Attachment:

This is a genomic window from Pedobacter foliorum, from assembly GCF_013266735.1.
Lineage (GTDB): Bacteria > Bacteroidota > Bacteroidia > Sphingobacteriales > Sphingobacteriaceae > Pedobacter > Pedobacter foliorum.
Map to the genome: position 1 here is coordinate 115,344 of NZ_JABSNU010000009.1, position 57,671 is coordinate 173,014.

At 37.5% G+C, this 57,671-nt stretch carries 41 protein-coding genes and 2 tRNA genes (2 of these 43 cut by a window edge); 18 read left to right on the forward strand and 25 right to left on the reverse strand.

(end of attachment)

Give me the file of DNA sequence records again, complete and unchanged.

This is a genomic window from Pedobacter foliorum, from assembly GCF_013266735.1.
Lineage (GTDB): Bacteria > Bacteroidota > Bacteroidia > Sphingobacteriales > Sphingobacteriaceae > Pedobacter > Pedobacter foliorum.
Map to the genome: position 1 here is coordinate 115,344 of NZ_JABSNU010000009.1, position 57,671 is coordinate 173,014.

At 37.5% G+C, this 57,671-nt stretch carries 41 protein-coding genes and 2 tRNA genes (2 of these 43 cut by a window edge); 18 read left to right on the forward strand and 25 right to left on the reverse strand.